A not-so-subtle label

He and his editors at The New Yorker have tried their best to help people see “The Borowitz Report” for what it is: satire that earned its author the first-ever National Press Club award for humor.

“We now label the column so many ways as satire,” he says. “There’s even a banner on social media that says ‘The Borowitz Report: Not the news’ with a goofy avatar of me with a big silly grin on. That wouldn’t be my first choice of what to do because to me that’s pointing at it too much.”

And yet some people still read it as real news, a result that Borowitz chalks up to a “real reading comprehension issue.” 

“At that point, you can’t, as a writer, worry about it,” he says.

The Borowitz Line

The president is the comic gift that keeps on giving for late-night comedians and Andy Borowitz.

“We’re all dealing with the same material,” he says. “There’s a limited number of coordinates or elements that we’re all working with. It really comes down to the personality of the individual comedian trying to do it his own way.”

When Trump said he’d like a massive military parade like the one he had seen in France, the jokes varied.

Stephen Colbert went with “Dictator Bingo.”

Jimmy Fallon said that at the end of the parade of tanks, airplanes and soldiers marching, Trump would ask “Wait! Where’s Santa?”

Jimmy Kimmel said: “Children love parades, why wouldn’t he want one?” 

Borowitz’s take was quicker, online within hours of the announcement, but it took two issues and linked them.

The headline read: “Military refuses to participate in Trump’s parade, citing bone spurs.”

You can hear people getting worked up just reading that, can’t you?

And they’d get even more worked up when they read the subhead, which quotes a Pentagon spokesman, saying “Regrettably, we have no choice but to issue thousands of deferments.”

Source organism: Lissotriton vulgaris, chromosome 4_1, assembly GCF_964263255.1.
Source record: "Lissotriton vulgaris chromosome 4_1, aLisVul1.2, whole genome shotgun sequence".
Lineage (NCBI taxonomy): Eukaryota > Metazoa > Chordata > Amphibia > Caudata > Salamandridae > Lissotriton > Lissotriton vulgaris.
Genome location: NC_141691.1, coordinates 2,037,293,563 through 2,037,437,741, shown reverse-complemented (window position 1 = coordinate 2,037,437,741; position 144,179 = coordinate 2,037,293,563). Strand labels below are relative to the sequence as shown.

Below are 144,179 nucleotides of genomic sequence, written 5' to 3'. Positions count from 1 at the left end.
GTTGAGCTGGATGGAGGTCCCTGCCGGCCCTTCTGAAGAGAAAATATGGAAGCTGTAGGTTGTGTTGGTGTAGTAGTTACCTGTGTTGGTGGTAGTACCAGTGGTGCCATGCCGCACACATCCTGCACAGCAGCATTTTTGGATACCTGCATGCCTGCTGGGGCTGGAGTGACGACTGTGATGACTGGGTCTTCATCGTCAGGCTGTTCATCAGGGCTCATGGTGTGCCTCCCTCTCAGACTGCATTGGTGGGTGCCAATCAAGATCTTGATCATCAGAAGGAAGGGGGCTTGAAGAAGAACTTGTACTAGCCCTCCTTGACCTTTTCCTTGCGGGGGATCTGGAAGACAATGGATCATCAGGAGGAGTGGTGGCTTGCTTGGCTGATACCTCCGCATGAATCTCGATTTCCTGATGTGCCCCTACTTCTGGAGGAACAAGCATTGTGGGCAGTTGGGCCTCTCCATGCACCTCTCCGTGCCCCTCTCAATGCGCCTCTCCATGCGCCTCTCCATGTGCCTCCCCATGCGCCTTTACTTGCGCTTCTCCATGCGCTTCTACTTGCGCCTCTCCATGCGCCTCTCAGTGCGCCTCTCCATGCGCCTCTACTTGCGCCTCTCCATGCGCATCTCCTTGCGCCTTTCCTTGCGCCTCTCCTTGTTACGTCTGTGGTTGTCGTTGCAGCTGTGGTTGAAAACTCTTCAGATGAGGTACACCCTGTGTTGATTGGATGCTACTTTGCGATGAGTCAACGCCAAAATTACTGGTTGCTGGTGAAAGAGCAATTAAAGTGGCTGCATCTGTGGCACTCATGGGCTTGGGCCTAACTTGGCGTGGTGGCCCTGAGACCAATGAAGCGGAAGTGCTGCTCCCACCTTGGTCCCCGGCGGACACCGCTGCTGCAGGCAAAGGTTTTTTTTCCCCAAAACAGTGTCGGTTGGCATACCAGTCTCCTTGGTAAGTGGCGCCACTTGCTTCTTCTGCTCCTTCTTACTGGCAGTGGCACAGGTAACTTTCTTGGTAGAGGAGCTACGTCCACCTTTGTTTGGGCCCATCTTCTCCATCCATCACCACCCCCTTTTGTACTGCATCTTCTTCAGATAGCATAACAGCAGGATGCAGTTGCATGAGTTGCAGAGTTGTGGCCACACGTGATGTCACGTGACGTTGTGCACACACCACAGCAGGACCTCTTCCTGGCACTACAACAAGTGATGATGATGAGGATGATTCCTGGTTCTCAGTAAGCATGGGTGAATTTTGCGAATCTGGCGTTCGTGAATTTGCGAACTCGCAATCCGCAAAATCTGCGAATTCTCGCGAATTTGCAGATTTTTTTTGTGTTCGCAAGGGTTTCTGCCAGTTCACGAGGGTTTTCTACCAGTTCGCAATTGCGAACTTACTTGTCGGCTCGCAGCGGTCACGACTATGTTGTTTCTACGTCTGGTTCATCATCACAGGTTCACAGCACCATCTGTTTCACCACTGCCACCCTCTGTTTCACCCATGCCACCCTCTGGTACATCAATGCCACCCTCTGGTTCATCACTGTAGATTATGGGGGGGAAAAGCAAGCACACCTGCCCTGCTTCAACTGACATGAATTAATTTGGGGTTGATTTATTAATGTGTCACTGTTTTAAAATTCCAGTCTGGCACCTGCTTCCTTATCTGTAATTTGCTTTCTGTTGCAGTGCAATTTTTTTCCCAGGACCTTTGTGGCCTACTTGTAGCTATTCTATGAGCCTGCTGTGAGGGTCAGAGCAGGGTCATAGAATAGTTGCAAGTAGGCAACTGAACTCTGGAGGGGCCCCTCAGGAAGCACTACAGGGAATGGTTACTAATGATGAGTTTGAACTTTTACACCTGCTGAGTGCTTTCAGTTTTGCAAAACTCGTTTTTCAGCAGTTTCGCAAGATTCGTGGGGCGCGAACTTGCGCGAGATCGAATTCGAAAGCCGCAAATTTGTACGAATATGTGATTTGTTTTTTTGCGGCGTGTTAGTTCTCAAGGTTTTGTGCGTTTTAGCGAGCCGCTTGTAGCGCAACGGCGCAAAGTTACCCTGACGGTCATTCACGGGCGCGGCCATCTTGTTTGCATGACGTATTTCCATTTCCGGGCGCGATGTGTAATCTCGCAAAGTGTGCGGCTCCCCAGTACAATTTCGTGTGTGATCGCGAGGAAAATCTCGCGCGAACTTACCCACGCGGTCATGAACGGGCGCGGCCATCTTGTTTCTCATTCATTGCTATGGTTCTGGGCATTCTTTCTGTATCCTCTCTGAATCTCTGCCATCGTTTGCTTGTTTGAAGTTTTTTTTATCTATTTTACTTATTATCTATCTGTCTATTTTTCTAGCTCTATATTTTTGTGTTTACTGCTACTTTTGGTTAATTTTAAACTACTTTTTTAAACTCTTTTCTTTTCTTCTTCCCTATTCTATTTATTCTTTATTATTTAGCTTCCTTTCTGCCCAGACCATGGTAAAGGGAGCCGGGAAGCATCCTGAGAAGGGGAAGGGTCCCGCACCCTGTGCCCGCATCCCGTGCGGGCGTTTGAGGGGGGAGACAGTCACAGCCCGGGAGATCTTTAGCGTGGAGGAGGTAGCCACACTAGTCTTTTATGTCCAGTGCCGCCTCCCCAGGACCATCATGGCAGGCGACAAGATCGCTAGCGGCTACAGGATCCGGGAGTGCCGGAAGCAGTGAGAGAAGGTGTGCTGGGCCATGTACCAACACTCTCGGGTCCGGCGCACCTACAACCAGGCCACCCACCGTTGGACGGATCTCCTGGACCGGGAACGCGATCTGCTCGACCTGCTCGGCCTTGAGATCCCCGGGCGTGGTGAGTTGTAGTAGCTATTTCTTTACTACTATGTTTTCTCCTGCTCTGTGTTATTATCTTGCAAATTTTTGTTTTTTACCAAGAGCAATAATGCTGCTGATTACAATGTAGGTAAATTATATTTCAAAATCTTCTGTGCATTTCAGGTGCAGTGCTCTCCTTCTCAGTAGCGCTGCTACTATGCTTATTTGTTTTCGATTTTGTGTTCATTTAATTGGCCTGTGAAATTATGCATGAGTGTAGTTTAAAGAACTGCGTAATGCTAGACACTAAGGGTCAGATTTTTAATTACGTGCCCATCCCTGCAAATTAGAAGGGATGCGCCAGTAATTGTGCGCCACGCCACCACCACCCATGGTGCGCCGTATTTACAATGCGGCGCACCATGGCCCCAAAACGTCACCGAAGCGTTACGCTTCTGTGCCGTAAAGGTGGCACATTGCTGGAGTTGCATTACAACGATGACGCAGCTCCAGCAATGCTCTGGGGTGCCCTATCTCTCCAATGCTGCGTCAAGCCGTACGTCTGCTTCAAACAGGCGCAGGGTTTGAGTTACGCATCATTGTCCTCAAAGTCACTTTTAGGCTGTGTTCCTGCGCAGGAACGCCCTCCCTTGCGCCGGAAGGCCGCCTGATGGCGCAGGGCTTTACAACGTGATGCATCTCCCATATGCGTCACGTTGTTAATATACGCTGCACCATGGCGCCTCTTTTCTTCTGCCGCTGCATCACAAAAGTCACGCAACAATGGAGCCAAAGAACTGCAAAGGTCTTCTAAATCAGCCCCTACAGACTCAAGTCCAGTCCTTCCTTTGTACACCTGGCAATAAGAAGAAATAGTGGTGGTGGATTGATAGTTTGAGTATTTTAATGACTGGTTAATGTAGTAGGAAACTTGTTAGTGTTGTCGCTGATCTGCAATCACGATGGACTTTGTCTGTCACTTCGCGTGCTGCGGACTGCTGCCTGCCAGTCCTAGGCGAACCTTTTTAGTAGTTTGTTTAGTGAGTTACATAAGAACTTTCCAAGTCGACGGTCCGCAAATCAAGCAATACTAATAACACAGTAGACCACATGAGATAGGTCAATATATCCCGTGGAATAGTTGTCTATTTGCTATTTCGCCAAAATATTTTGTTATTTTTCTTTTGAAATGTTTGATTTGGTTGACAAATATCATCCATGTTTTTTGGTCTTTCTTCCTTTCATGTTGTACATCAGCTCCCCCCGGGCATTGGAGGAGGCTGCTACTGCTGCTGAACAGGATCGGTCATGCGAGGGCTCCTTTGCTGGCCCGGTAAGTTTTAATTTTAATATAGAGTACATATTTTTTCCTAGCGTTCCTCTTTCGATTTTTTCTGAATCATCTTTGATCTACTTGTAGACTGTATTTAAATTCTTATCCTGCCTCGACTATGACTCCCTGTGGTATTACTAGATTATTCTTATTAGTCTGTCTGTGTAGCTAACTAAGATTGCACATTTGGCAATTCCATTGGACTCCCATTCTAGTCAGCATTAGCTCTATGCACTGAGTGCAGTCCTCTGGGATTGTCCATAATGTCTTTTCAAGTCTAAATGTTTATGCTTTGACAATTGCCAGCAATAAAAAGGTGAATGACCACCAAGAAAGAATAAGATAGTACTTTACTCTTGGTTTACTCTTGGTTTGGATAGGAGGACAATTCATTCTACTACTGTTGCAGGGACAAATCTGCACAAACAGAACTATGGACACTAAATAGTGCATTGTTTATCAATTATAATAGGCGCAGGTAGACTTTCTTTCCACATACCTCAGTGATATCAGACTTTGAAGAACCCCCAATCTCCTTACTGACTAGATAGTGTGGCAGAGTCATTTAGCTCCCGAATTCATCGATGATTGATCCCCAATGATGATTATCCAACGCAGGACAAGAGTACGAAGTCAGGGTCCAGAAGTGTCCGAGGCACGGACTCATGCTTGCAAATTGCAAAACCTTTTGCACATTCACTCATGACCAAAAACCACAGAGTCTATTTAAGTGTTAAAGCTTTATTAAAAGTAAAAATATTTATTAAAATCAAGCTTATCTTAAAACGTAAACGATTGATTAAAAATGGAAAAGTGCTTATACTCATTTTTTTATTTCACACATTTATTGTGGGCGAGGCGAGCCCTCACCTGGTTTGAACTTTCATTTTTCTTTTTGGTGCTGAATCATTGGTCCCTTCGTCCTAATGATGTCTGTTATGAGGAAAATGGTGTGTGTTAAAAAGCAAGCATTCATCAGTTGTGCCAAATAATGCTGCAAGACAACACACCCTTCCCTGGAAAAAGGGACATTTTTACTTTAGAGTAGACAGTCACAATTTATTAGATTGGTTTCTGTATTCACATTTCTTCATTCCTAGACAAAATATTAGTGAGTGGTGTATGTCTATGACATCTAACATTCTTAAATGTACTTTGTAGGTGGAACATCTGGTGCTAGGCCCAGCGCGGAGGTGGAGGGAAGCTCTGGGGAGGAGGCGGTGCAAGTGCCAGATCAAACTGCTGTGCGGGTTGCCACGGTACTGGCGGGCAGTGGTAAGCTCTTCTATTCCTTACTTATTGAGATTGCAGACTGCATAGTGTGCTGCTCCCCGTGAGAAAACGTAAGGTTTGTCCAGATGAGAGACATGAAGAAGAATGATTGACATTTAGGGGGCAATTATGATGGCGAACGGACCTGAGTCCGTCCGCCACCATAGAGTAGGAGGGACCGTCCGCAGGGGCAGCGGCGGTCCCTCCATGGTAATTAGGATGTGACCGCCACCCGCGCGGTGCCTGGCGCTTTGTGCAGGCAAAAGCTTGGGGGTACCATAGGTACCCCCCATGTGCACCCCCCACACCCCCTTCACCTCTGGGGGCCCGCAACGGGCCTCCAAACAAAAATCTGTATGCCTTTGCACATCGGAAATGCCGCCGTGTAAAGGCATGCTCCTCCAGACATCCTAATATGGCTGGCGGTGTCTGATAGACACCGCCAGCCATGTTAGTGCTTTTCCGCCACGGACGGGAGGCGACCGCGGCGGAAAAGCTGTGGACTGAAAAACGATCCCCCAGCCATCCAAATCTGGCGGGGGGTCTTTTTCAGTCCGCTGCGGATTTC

That, of course, is a reference to President Trump’s repeated Vietnam-era deferments, which cited bone spurs.

If readers channeled their rage into the simple act of clicking on the headline, they would see that this fake news points to a very fake problem, a bone-spur epidemic the likes of which has never been seen “in the history of the U.S. military.”

But too few people click through, Borowitz says. Hence, that misplaced rage. 

Had they only clicked, they would have seen that the post then provided a real solution to the fake problem: “President Trump is welcome to march in the parade all by himself if he would finally like to enlist.”

Fake, fast

Borowitz says he looks to one of his heroes, Mark Twain, for a principle that guides his satire.

"He said sometimes the funniest thing is just to state the truth very baldly, just state it as nakedly as possible," he says. "A lot of my stories are just that."

His stories are also fast, landing news cycles ahead of his late-night competitors.

“If something happens, I can usually respond within an hour, and they have to wait till that evening to do their thing, so it’s a logistical advantage I have," Borowitz says. "But the advantage they have is they’re getting paid millions of dollars. In the end, I don’t know who’s the winner and who’s the loser here.”